Proposed reforms present gender not as a biological fact but as “a mere construct of society that is fluid and changeable”
MANCHESTER, England – A Catholic bioethics institute warned the Scottish government that children will be at increased risk of harm under proposed changes to the law on gender recognition.
The Anscombe Centre for Bioethics said proposed reforms to allow people to change gender by “self-declaration” will encourage vulnerable children to make life-changing decisions they may regret.
In a seven-page briefing paper on the Scottish Review of the Gender Recognition Act 2004, the centre said children in particular “should not be encouraged or assisted to make life-changing and potentially permanent legal changes of status or medical changes to their bodies.”
At present, people may obtain certificates of new gender recognition under the act if they are diagnosed as having “gender dysphoria” and have “transitioned” into a gender of their choice for at least two years.
A Feb. 9 briefing paper from the Anscombe Centre said there was evidence that “with the onset of puberty, most children with gender dysphoria come to identify as the gender congruent with their birth sex.”
“Legal transition for a teenager, like other aspects of social transition, may prove a harmful distraction from the psychological issues that might have been addressed in their own right by the young person working together with mental health professionals and others,” it said.
“We are concerned that young people under 18 and even under 16 might be invited to make a permanent change to their legal status via a mere self-declaration on a question as fundamental as gender identity,” the document continued.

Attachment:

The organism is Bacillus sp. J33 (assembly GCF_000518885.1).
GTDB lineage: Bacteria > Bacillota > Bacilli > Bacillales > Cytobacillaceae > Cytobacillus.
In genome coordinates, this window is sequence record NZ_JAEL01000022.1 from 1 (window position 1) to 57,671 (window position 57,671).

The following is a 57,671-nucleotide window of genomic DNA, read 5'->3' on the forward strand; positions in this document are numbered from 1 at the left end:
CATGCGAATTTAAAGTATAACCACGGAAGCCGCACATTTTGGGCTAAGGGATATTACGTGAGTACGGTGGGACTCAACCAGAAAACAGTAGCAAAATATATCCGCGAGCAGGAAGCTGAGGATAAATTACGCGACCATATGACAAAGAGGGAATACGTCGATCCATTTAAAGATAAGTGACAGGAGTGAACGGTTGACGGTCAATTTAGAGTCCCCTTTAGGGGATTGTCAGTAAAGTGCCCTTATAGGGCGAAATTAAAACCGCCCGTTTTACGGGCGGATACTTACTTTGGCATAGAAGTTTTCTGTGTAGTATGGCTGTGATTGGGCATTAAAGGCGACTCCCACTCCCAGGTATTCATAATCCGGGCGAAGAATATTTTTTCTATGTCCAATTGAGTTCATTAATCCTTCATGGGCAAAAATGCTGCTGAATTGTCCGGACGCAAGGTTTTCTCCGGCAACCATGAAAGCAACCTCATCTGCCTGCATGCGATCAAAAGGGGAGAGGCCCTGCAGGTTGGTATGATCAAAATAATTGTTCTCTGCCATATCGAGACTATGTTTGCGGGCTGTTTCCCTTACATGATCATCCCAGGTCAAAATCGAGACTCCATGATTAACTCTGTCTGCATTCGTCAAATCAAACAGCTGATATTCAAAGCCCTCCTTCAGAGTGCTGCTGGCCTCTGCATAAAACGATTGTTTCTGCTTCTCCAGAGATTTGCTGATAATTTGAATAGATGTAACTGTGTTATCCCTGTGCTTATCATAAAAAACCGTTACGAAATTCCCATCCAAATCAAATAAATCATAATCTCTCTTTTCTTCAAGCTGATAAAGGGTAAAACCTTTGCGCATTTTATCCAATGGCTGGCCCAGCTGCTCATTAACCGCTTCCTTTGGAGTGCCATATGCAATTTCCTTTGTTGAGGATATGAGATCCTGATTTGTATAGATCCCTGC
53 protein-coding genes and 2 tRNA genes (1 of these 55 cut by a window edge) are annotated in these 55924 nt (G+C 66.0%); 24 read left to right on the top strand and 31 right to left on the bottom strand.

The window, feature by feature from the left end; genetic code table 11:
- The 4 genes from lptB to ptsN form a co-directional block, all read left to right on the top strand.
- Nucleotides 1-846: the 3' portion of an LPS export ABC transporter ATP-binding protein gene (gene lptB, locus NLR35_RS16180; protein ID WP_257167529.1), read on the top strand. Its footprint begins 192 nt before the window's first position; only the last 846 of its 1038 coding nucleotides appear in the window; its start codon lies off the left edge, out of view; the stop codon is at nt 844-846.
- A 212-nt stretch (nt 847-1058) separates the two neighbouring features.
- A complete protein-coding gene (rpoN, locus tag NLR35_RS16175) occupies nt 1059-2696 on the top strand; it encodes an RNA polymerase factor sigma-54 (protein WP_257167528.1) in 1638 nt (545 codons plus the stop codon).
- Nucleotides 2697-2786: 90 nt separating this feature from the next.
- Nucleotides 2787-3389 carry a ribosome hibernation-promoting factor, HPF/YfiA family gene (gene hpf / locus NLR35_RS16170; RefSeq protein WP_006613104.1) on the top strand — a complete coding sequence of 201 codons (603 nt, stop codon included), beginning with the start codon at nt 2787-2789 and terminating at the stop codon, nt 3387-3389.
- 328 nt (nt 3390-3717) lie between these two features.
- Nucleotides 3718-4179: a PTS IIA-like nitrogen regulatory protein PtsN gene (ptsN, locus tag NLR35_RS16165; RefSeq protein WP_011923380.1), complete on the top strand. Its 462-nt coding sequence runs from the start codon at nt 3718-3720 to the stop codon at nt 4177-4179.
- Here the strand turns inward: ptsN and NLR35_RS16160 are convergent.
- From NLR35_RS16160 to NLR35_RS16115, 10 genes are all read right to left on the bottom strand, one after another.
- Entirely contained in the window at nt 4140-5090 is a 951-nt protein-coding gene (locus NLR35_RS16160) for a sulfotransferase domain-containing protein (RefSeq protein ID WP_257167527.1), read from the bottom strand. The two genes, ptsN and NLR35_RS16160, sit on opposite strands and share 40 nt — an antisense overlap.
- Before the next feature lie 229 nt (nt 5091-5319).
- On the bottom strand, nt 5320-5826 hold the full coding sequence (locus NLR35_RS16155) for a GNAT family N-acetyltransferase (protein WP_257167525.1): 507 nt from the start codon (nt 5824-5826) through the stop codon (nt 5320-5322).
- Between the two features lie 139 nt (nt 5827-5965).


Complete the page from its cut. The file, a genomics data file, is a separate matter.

Gender law medical risks
The center said that while the government consultation was “not directly concerned with medical or surgical interventions, but only legal gender status, if a 16-year-old were granted permanent legal recognition in the opposite gender, then it would surely be more likely that he or she would be offered irreversible surgery, or at any rate, still-experimental interventions whose long-term effects are unclear.”
Anthony Horan, director of the Catholic Parliamentary Office, an agency of the Bishops’ Conference of Scotland, said the Catholic Church opposed the philosophy underpinning the proposed reforms because it presented gender not as a biological fact but as “a mere construct of society that is fluid and changeable.”
“Gender dysphoria continues to be recognized as a genuine, troubling medical condition,” Horan said in Feb. 11 email to CNS. “By moving to a self-declaratory model and de-medicalizing the wish to transition legally, we may fail to provide the necessary support for those affected by gender dysphoria in the form of contact with health professionals.”
The Anscombe Centre serves Catholics in the United Kingdom and Ireland. Proposals similar to the Scottish proposal are expected in England and Wales later this year.
Anscombe also used the briefing paper to call for the rights of people opposed to the ideology to be protected from discrimination (Crux, 2-13-2018).